Disney released a new trailer for Moana, the second film of the year from the Disney Animation Studios unit. While Dwayne Johnson plays Maui, a legendary demi-god, Disney cast an unknown to voice the title character, its first Polynesian Princess. Auli’i Cravalho will make her film debut as the voice of the character.
Here’s a look at the 15-year-old Cravalho and the new Disney movie.
1. Cravalho is Part Native Hawaiian & Sings in Her School’s Glee Club
In October 2015, Disney held a press conference to announce Moana and the casting of Cravalho. According to Frolic Hawaii, Cravalho is Native Hawaiian and also of Portuguese, Chinese and Irish descent. She is currently a sophomore in the Kamehameha Schools, which is a private system that educates over 6,9000 students of Hawaiian ancestry, with the goal of preserving Hawaiian culture.
She sings in her school’s Concert Glee Club as a soprano, so Disney didn’t have to worry about casting a second voice for the role. In her first movie, she’ll get to sing songs written by Hamilton creator Lin-Manuel Miranda, Mark Mancina and Opetaia Foa’i.
2. She Didn’t Think She’d Get the Part & Was the Last Person the Casting Director Saw
In an interview with People, Cravalho said that she didn’t think she needed to even try out for Moana because even some of her friends tried out for the part. She decided to join some of her friends for a charity video contest instead.
“It was something kind of small and we were all just enjoying it,” Cravalho said. “We didn’t get into the actual showcase that was planned but the person who was going through the videos contacted my mom and she said that Disney was still looking for someone to play the role of Moana.”
Casting director Rachel Sutton said in the video released by Disney above that Cravalho was the last actress she saw on her last day of casting. Weeks after that, Cravahlo finally got an email for Moana and was called to California to do an audition for directors Ron Clements and John Musker (the same directors behind Aladdin and The Little Mermaid).
“Her audition was fantastic – she was such a raw talent,” producer Osnat Shurer said in the October press conference. “Auliʻi was among a small number of girls we brought back for a second round of auditions. Then we flew her and her mom over to audition at our studios in Burbank.”
3. She Says She’s ‘Blossomed Into Who I’m Meant to Be’ After Making ‘Moana’
In an interview with TechCrunch at San Diego Comic-Con in July 2016, Cravalho said that the making of the movie has helped her learn who she is.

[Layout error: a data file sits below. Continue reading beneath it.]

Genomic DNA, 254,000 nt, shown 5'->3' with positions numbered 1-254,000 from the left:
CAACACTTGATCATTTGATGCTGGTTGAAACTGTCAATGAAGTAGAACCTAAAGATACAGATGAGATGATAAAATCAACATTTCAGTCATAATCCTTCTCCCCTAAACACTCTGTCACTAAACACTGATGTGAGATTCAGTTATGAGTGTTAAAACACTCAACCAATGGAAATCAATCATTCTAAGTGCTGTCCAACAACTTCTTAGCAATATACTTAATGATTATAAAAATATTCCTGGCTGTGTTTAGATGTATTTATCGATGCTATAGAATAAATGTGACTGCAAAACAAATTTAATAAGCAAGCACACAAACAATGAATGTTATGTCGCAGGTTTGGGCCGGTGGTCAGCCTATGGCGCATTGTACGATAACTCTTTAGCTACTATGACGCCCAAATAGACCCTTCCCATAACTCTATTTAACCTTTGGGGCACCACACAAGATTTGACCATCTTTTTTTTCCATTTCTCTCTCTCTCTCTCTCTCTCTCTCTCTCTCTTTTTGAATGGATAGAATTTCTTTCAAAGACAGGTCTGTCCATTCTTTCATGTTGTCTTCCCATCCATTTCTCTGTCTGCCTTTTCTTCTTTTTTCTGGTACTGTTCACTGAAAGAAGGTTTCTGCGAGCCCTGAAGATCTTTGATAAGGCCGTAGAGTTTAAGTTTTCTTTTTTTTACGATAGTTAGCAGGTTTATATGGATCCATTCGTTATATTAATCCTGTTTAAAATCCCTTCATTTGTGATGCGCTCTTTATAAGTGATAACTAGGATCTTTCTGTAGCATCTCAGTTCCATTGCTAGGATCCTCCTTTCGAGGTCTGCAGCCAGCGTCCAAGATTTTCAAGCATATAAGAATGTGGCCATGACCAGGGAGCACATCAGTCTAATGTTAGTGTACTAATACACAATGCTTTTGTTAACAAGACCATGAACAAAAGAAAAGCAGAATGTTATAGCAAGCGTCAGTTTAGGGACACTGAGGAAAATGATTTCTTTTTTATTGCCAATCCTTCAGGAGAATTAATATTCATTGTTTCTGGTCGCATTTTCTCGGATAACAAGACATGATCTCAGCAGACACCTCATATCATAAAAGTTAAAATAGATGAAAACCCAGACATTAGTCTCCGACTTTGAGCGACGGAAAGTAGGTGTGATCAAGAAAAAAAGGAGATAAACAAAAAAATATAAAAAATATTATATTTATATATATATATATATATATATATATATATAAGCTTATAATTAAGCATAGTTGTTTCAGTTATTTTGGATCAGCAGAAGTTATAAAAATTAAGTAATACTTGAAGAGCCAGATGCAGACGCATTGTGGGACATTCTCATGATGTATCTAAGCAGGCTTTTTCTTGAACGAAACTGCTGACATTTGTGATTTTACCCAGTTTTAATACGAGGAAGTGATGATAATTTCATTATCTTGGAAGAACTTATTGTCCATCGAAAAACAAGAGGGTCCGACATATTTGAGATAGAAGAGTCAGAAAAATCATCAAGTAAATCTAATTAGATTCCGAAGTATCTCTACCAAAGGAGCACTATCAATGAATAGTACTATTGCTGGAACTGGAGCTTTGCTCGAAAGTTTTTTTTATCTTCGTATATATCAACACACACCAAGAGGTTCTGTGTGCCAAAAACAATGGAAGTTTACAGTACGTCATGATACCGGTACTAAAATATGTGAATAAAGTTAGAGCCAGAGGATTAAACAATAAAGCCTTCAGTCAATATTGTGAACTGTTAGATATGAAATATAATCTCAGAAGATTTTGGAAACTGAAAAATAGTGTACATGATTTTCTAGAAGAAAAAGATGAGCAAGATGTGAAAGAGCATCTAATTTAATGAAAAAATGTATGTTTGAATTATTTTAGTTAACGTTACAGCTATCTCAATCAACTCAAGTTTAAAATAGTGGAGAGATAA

“I personally feel like I’ve kind of blossomed into who I’m meant to be, and I love this journey that I’m on,” the actress explained. “Each Disney princess is unique in their own way, but Moana is especially close to my heart because she’s Polynesian.”
As for Moana herself, she also learns who she is in the film. “Throughout her journey and the movie, she further realizes she’s an amazing individual and she doesn’t have to be anybody else,” Cravalho said.
Moana also comes out on November 23, which happens to be the day after her birthday. “How sweet is my birthday going to be?” she told TechCrunch.
“It really embodies how important it is to go after your dream,” she said of the film in October. “And although there may be some trials and some hardships along the way, you have to keep focused on your goal. That is what Moana does and it is an amazing journey she goes on.”
4. Cravalho Says the Other Disney Princess She Relates the Most to is Ariel, but She Likes Mulan Too
Cravalho said in October that her favorite Disney princess before making Moana was Mulan because she honored her family. Musker and Clements joked about that because they didn’t direct Mulan.
In her People interview though, Cravalho, said she relates most to The Little Mermaid‘s Ariel. She said:
When I was younger I lived on Hawai’i, in the small town of Kohala. It was beautiful there! There were the trees and rolling green hills. It was beautiful and quaint but at the same time, I always wanted to just venture out. It wasn’t necessarily as difficult as it was for Ariel to give up her voice and walk on land, but it was still a challenge for me to change schools and change the place I had known so much, to go to someplace totally different. But in the end I’m really glad that I did!
5. John Lasseter Has Made a Point to Try to Create More Diverse Disney Characters
John Lasseter, who now leads both the Disney Animation Studios and Pixar units, told Variety last year that the company is trying to add more diversity to its roster of characters. Moana is a step in the right direction.
“It’s pretty spectacular,” Lasseter told Variety of Moana. “I guess most people think of fairy tales as European fairy tales. We’re trying to reach out and find origins of legends all over the world.”
“It’s very important to us … to have female and ethnic characters. It’s grown in importance over time. As you’ll see in future films, we’re really paying attention to that,” he added.